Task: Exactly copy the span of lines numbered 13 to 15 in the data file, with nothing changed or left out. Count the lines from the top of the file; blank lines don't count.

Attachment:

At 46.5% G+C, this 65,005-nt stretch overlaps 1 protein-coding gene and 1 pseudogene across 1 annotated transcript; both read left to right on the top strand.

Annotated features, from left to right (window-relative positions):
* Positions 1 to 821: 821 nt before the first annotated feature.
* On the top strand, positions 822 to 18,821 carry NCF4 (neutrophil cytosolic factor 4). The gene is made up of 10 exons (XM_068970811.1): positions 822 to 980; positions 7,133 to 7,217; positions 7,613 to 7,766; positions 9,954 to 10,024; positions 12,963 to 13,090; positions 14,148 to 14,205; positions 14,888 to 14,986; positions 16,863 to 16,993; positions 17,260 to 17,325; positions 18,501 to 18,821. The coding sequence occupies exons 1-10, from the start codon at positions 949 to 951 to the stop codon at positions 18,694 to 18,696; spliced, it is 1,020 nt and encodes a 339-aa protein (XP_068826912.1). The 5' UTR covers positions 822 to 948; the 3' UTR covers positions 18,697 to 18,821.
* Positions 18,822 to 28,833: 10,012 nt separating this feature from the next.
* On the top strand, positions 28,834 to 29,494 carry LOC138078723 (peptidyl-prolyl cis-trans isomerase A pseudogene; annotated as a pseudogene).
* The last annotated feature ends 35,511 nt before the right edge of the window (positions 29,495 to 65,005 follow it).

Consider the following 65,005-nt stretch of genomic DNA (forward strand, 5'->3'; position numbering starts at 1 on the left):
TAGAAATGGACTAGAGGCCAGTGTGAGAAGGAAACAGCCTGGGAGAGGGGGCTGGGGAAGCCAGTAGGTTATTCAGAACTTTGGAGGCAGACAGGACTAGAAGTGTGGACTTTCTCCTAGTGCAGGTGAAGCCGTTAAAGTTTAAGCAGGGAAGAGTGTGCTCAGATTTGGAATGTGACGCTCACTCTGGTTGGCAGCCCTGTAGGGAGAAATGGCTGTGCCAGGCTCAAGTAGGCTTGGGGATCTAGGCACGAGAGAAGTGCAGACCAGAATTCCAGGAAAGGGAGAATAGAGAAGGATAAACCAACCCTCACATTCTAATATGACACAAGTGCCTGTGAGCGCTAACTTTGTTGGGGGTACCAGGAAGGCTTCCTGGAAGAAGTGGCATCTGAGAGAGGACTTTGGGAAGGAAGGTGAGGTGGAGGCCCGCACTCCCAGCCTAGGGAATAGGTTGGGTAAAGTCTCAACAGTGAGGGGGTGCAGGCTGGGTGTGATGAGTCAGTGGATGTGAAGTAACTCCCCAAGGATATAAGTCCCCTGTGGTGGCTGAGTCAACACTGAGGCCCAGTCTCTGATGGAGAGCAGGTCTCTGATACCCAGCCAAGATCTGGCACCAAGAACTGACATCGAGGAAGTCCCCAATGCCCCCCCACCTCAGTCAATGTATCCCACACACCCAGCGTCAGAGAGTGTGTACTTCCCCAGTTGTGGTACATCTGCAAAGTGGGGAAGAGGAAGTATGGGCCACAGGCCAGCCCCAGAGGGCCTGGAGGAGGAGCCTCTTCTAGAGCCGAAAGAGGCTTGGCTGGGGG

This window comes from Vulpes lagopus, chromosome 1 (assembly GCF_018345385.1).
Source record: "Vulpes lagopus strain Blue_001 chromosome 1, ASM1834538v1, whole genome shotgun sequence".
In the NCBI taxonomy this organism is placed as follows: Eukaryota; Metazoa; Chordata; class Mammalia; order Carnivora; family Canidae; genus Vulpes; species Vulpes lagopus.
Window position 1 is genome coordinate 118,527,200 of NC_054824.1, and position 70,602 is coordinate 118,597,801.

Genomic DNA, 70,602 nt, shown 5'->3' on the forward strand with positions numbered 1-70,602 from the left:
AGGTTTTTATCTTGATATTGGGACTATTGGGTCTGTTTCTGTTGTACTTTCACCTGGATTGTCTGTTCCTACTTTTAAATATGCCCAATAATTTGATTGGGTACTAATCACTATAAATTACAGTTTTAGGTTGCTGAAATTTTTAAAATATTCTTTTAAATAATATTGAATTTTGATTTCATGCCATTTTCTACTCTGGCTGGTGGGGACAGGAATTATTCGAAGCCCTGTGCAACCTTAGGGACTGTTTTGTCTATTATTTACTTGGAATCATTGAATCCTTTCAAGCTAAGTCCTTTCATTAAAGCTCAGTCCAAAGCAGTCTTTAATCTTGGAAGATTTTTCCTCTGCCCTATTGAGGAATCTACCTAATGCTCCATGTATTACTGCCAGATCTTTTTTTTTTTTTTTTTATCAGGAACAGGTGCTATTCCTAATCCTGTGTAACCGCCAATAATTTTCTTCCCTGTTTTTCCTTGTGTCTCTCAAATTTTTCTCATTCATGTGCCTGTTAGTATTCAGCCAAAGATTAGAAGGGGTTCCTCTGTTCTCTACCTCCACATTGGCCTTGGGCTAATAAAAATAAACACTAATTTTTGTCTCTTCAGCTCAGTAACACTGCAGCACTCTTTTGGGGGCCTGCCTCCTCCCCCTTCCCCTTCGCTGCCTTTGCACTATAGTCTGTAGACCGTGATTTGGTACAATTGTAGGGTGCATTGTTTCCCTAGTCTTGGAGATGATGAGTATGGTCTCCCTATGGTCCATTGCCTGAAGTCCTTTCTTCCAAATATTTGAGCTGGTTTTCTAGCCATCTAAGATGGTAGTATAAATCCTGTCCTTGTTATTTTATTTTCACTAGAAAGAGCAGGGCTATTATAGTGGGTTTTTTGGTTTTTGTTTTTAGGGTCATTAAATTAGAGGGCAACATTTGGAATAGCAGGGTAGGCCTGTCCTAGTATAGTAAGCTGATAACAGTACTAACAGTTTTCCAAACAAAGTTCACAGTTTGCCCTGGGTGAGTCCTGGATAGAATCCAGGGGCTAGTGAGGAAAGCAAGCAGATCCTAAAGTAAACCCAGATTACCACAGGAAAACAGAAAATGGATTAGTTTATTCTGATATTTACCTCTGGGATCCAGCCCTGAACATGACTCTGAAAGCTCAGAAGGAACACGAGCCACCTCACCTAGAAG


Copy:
Window position 1 is genome coordinate 118,527,200 of NC_054824.1, and position 70,602 is coordinate 118,597,801.

Genomic DNA, 70,602 nt, shown 5'->3' on the forward strand with positions numbered 1-70,602 from the left:
AGGTTTTTATCTTGATATTGGGACTATTGGGTCTGTTTCTGTTGTACTTTCACCTGGATTGTCTGTTCCTACTTTTAAATATGCCCAATAATTTGATTGGGTACTAATCACTATAAATTACAGTTTTAGGTTGCTGAAATTTTTAAAATATTCTTTTAAATAATATTGAATTTTGATTTCATGCCATTTTCTACTCTGGCTGGTGGGGACAGGAATTATTCGAAGCCCTGTGCAACCTTAGGGACTGTTTTGTCTATTATTTACTTGGAATCATTGAATCCTTTCAAGCTAAGTCCTTTCATTAAAGCTCAGTCCAAAGCAGTCTTTAATCTTGGAAGATTTTTCCTCTGCCCTATTGAGGAATCTACCTAATGCTCCATGTATTACTGCCAGATCTTTTTTTTTTTTTTTTTATCAGGAACAGGTGCTATTCCTAATCCTGTGTAACCGCCAATAATTTTCTTCCCTGTTTTTCCTTGTGTCTCTCAAATTTTTCTCATTCATGTGCCTGTTAGTATTCAGCCAAAGATTAGAAGGGGTTCCTCTGTTCTCTACCTCCACATTGGCCTTGGGCTAATAAAAATAAACACTAATTTTTGTCTCTTCAGCTCAGTAACACTGCAGCACTCTTTTGGGGGCCTGCCTCCTCCCCCTTCCCCTTCGCTGCCTTTGCACTATAGTCTGTAGACCGTGATTTGGTACAATTGTAGGGTGCATTGTTTCCCTAGTCTTGGAGATGATGAGTATGGTCTCCCTATGGTCCATTGCCTGAAGTCCTTTCTTCCAAATATTTGAGCTGGTTTTCTAGCCATCTAAGATGGTAGTATAAATCCTGTCCTTGTTATTTTATTTTCACTAGAAAGAGCAGGGCTATTATAGTGGGTTTTTTGGTTTTTGTTTTTAGGGTCATTAAATTAGAGGGCAACATTTGGAATAGCAGGGTAGGCCTGTCCTAGTATAGTAAGCTGATAACAGTACTAACAGTTTTCCAAACAAAGTTCACAGTTTGCCCTGGGTGAGTCCTGGATAGAATCCAGGGGCTAGTGAGGAAAGCAAGCAGATCCTAAAGTAAACCCAGATTACCACAGGAAAACAGAAAATGGATTAGTTTATTCTGATATTTACCTCTGGGATCCAGCCCTGAACATGACTCTGAAAGCTCAGAAGGAACACGAGCCACCTCACCTAGAAG